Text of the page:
Pan-democrats get vow on visits

PUBLISHED : Monday, 12 December, 2011, 12:00am
UPDATED : Monday, 12 December, 2011, 12:00am


A Hong Kong delegate to the Chinese People's Political Consultative Conference (CPPCC), Dr Lew Mon-hung, says he will submit a proposal to the conference in March to allow pan-democrats to return to the mainland.

'I pledge that, during the CPPCC and National People's Congress meetings in March of next year, I will submit a proposal about issuing home-return permits to the democrats,' Lew said during RTHK's programme City Forum yesterday.

He said Hongkongers should understand more about the Communist Party. But he was challenged by Democratic Party vice-chairwoman Emily Lau Wai-hing, who said 11 out of 60 legislators were banned from visiting the mainland.

'Beijing doesn't even allow us to go to the mainland, so how can we understand more about it?'

Lau brought this point up as the discussion on the show turned to the recent controversy surrounding district councillor Jackson Wong Chun-ping, who declared himself an independent in last month's election and won a seat in Sau Mau Ping North constituency in Kwun Tong. He was later found to be a former official of the central government's liaison office in Hong Kong.

Lau said Hongkongers were still afraid of the party. Claiming that the central government had already 'penetrated' many different organisations in Hong Kong, she worried Beijing was now getting involved in elections here and violating the principle of 'one country, two systems'.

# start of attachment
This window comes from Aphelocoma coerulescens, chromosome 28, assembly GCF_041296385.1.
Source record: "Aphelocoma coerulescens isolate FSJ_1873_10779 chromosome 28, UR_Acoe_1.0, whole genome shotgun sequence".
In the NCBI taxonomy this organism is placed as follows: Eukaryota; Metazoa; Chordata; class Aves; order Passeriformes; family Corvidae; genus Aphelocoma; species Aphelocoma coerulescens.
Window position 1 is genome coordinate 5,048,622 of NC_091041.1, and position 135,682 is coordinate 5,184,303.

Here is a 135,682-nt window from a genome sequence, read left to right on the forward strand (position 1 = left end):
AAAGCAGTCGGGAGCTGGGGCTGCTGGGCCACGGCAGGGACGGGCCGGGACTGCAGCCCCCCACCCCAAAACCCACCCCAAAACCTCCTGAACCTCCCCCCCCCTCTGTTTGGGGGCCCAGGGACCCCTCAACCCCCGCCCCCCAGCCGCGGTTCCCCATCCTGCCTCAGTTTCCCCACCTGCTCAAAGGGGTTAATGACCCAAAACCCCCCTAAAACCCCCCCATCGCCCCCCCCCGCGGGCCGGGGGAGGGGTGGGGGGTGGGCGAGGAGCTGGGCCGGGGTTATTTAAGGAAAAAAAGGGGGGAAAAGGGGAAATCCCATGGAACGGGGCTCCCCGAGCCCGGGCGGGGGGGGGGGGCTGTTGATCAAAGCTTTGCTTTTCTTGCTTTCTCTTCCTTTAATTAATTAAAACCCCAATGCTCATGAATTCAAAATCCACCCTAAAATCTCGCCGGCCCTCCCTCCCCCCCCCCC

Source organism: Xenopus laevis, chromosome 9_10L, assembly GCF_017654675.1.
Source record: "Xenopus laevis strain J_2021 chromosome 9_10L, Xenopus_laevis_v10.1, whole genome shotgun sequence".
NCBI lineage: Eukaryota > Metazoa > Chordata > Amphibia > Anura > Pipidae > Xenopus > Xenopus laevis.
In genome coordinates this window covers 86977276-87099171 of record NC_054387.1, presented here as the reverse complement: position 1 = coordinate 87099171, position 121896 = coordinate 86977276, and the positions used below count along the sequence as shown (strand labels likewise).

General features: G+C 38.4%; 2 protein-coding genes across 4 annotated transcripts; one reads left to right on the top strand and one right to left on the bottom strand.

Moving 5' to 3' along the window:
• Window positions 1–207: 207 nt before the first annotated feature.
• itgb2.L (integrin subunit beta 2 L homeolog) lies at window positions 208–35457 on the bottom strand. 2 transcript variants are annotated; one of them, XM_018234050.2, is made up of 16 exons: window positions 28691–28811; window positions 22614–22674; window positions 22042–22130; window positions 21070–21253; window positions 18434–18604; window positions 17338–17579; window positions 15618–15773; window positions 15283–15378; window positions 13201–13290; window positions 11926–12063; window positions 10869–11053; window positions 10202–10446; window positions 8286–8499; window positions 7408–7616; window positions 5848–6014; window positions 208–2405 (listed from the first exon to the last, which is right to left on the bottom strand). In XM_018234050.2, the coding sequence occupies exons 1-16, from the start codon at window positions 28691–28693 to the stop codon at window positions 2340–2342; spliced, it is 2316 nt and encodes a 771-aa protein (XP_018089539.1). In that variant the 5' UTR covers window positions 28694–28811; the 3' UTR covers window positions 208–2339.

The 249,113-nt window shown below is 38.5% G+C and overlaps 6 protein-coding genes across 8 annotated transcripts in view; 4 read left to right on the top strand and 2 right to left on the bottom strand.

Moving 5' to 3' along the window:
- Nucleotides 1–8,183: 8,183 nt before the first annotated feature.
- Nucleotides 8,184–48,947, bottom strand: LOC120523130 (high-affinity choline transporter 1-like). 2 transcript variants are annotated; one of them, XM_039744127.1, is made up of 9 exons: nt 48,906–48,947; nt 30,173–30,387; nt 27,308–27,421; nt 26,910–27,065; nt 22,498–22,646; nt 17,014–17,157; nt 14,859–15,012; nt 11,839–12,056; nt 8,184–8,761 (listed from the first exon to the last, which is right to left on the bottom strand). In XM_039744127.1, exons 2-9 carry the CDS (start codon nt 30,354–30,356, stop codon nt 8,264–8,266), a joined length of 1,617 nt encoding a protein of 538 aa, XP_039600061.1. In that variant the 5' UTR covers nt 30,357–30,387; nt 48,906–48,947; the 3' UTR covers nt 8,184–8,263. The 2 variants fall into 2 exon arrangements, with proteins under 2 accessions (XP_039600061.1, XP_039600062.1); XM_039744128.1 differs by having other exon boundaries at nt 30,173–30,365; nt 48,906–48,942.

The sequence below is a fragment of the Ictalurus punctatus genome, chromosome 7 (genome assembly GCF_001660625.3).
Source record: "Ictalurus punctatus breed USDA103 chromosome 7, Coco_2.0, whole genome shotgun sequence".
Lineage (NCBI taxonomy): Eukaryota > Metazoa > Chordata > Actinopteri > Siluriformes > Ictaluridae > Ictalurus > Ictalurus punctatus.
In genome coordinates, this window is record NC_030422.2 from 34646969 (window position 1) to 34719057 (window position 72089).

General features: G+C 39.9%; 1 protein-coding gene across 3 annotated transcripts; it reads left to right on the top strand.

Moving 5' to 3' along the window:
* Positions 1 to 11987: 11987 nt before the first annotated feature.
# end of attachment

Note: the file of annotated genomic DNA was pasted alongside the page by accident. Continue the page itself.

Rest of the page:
Lew argued that according to the Basic Law, Wong, as a Hong Kong permanent resident, had the right to be elected. He said the law did not state that party members or former officials at the liaison office could not enjoy their election rights.

Veteran China-watcher Johnny Lau Yui-siu said that although Wong's running in the election did not contravene any law, it had gone against the spirit of the Basic Law.

'Wong has not violated the law but this trend is worrying,' Lau said. 'Is it just an individual case or has the central government arranged for a lot of people to come to Hong Kong?'

He said the incident gave an impression that the central government had been planning a lot of things in Hong Kong.

Wilson Wong Wai-ho, an associate professor of public administration at Chinese University, added that the central government's liaison office and the Hong Kong and Macau Affairs Office should review their roles and methods of communicating with Hongkongers.